HGO: In your opinion and based on your own experience, what could leaders do to promote more women in leadership positions, especially in the furniture industry?
Sara: Leaders should foster an organizational culture that encourages diversity, inclusion and equal opportunities. That’s one of our biggest strengths at Moe’s. Establishing programs that provide women with the guidance and support they need to develop professionally and strive for leadership roles is also very important. Equity doesn’t happen overnight. It’s not a given. Balancing work and family life can be a significant challenge for many women, so implementing policies that cater to these needs, such as flexible working hours, parental leave and childcare support, can help retain talented women and aid their rise to leadership positions. Specific to the furniture industry, encouraging and providing platforms for women designers to showcase their work helps bring exposure to diverse voices while also serving to inspire other women considering a career in this industry.

HGO: How can greater representation of women at all levels enhance the furniture industry?
Sara: In my experience, diversity fosters innovation. Different thoughts and perspectives are always beneficial, bringing richer creativity, more empathetic management and robust performance.

HGO: Do you feel things are generally heading in the right direction in terms of a more gender balanced corporate landscape in the furniture industry? How can other people/the furniture industry make a difference?
Sara: While it’s clear some progress has been made concerning gender diversity in the furniture industry, there’s still a considerable way to go. Women still remain underrepresented. Companies within the industry can make a difference by creating fair and inclusive hiring practices, offering equal pay, providing mentorship programs for women and fostering a corporate culture that encourages and supports women in leadership roles.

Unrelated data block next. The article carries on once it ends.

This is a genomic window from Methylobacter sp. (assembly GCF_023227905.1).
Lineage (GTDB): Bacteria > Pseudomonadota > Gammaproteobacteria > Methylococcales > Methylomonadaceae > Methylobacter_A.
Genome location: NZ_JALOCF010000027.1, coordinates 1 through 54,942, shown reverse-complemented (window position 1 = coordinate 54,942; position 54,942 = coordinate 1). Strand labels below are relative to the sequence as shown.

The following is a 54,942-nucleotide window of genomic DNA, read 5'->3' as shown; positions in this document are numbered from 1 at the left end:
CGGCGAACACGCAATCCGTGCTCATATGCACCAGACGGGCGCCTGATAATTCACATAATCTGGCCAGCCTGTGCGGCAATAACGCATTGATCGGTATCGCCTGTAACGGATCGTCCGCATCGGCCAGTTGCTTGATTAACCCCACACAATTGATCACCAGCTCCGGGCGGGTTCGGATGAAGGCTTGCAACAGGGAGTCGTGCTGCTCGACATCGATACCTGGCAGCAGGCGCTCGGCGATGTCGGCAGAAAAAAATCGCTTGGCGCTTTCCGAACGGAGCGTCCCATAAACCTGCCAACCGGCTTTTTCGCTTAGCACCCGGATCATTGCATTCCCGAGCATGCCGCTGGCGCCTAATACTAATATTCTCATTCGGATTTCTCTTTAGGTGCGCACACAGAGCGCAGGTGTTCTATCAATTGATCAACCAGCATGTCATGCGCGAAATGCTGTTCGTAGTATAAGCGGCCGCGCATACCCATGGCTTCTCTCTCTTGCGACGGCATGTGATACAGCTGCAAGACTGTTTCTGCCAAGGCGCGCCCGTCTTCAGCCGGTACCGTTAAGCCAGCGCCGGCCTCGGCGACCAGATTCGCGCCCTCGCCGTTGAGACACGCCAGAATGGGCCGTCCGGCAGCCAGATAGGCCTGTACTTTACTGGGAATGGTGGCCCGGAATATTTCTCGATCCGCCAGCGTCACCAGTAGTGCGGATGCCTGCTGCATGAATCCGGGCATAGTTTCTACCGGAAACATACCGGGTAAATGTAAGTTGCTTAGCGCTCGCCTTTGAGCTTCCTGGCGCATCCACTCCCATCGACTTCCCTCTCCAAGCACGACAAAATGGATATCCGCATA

HGO: What would you tell young women who are thinking about entering the furniture industry?
Sara: For young women considering a career in the furniture industry, I would encourage you to follow your passion. Also, network intensively. Joining professional networks and attending industry events can provide opportunities for you to connect with like-minded individuals, grow professionally and potentially gain exposure to career advancement opportunities. You never know what connection will lead where. Plus, timing is everything. Being at the right place at the right time makes all the difference. Lastly, seek out mentors — both men and women — who can guide you through the industry and aid your professional development. Continually seek opportunities to learn, develop your skills and assert your leadership. Don’t be afraid to advocate for yourself. Believe in your worth, stand up for your rights and never compromise on your values.